Texas Instruments (TXN)

Q3 2011 Earnings Call

October 24, 2011 5:30 pm ET


Ron Slaymaker - IR

Kevin P. March - Chief Financial Officer, Chief Accounting Officer and Senior Vice President


Romit J. Shah - Nomura Securities Co. Ltd., Research Division

John Pitzer - Crédit Suisse AG, Research Division

Glen Yeung - Citigroup Inc, Research Division

James Covello - Goldman Sachs Group Inc., Research Division

Christopher J. Muse - Barclays Capital, Research Division

Uche X. Orji - UBS Investment Bank, Research Division

Craig A. Ellis - Caris & Company, Inc., Research Division

Ross Seymore - Deutsche Bank AG, Research Division

Christopher B. Danely - JP Morgan Chase & Co, Research Division

Shawn R. Webster - Macquarie Research

Vivek Arya - BofA Merrill Lynch, Research Division



Good day, and welcome to the Texas Instruments' Third Quarter 2011 Earnings Conference Call. Today's conference is being recorded. At this time, I'd like to turn the conference over to Ron Slaymaker. Please go ahead, sir.

Ron Slaymaker

Good afternoon. Thank you for joining our third quarter 2011 earnings conference call. As usual, Kevin March, TI's CFO, is with me today. For any of you who missed the release, you can find it on our website at ti.com/ir. This call is being broadcast live over the web and can be accessed through TI's website. A replay will be available through the web.

This call will include forward-looking statements that involve risks and uncertainties that could cause TI's results to differ materially from management's current expectations. We encourage you to review the Safe Harbor statement contained in the earnings release published today, as well as TI's most recent SEC filings for a more complete description.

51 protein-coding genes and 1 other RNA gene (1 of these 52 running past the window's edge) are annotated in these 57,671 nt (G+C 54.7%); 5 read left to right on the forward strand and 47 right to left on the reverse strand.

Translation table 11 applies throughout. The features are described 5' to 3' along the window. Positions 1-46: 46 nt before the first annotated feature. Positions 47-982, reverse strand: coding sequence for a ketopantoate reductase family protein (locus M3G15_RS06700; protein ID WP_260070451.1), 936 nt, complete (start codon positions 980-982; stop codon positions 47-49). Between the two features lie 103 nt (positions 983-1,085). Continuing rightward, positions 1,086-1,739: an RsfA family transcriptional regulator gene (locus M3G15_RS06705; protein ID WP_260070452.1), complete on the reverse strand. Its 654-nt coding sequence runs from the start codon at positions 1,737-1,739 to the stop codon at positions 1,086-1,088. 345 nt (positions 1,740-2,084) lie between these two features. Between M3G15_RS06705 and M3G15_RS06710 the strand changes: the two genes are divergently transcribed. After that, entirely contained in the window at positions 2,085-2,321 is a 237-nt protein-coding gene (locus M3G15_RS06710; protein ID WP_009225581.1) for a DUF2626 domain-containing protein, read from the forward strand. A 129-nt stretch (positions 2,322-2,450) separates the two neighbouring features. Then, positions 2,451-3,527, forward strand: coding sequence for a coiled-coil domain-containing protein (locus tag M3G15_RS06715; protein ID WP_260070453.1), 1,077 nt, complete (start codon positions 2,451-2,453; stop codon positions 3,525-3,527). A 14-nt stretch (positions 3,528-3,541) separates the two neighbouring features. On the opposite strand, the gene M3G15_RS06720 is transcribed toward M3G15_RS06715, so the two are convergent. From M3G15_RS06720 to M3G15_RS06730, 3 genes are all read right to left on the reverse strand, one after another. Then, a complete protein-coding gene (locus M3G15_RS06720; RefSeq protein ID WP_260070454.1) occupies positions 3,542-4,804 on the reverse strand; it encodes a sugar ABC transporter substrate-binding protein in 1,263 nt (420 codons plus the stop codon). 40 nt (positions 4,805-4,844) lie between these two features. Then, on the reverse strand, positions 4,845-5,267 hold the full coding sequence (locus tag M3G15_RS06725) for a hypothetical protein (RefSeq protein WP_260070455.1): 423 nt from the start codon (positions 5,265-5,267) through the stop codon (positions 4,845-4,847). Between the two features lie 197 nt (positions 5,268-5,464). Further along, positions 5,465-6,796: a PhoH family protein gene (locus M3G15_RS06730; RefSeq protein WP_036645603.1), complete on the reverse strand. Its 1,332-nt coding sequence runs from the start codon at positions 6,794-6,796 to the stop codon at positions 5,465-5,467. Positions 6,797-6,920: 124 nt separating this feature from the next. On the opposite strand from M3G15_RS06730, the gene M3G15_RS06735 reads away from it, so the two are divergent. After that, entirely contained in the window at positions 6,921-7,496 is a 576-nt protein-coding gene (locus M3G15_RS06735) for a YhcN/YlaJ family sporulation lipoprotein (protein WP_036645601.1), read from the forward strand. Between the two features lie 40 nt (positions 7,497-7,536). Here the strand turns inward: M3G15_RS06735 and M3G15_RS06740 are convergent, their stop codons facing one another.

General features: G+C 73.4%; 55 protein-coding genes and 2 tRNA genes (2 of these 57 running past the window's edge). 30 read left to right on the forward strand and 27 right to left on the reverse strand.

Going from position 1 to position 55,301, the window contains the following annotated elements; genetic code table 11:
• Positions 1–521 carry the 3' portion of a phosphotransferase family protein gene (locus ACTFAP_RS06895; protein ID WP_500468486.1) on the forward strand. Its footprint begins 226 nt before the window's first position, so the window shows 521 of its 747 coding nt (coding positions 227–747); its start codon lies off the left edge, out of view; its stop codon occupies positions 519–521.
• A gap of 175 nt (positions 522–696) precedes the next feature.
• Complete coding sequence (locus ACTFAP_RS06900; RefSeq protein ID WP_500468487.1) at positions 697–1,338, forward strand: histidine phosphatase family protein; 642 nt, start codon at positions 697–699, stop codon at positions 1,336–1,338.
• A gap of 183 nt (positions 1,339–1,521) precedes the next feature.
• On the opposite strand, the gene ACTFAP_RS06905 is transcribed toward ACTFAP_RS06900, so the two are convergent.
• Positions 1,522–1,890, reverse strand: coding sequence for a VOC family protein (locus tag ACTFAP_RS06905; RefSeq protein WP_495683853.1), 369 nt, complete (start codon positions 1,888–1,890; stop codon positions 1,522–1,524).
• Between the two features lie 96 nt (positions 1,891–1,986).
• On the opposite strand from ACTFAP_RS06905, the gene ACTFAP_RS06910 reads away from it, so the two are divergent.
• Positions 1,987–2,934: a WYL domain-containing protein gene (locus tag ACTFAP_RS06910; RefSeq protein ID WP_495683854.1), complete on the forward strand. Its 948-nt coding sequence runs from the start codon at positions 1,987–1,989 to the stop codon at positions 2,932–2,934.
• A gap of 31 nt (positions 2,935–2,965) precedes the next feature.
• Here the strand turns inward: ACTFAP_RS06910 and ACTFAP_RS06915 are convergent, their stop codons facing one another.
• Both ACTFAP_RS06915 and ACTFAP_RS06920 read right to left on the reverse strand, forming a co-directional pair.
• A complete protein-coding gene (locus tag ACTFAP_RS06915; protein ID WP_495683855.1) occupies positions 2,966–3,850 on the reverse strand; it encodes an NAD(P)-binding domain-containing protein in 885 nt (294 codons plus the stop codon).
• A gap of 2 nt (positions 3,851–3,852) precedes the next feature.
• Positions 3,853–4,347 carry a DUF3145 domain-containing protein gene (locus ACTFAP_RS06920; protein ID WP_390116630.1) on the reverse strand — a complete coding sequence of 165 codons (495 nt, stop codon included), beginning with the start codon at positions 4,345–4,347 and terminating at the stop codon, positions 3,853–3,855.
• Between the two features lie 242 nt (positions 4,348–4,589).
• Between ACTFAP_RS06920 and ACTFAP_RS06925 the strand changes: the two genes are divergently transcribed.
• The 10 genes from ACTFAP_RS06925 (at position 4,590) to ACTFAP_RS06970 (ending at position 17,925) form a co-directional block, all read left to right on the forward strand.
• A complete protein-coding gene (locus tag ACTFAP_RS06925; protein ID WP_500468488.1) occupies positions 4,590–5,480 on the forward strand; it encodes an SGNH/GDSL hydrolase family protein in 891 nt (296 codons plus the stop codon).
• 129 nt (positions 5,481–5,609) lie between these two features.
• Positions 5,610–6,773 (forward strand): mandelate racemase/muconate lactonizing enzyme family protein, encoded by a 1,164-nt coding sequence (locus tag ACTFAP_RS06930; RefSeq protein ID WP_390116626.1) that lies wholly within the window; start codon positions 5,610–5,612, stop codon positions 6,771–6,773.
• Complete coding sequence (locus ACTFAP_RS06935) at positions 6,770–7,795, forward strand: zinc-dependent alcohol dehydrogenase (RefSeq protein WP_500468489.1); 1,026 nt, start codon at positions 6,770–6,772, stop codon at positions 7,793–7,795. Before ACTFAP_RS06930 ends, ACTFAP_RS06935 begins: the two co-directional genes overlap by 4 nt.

Our mid-quarter update to our outlook is scheduled this quarter for December 8. At that time, we expect to adjust the revenue and earnings guidance ranges as appropriate. This is a complex earnings report primarily because we have a soft demand environment and a significant acquisition with accounting implications. We've taken extra effort to provide clarity and transparency.

In today's call, we'll give you an update on our progress with the National acquisition and explain the associated costs and accounting. We'll cover the demand environment for the third and fourth quarters, and we'll provide detailed transitions for earnings per share. On our website, we also provide you additional detail to assist in understanding the combination of TI and National.

We have closed the National acquisition on September 23. In addition to the usual activities of integration, the first leg of a World Tour has been completed through Asia. Our Analog manager, Gregg Lowe, and his team of National business managers have already held many meetings with the TI's sales force, with distributors and most importantly, with customers. The power of the combined portfolio is being confirmed. Distributors are committing more dedicated resources to TI and the strong analog portfolio. Customer feedback is almost universal, where National's design-in position had been shrinking over the past 3 years due to their commercial posture. Customers nonetheless love the products and are ready to immediately reengage. The World Tour will continue over the next 3 weeks as we aggressively work to show customers the benefits of our combined portfolios.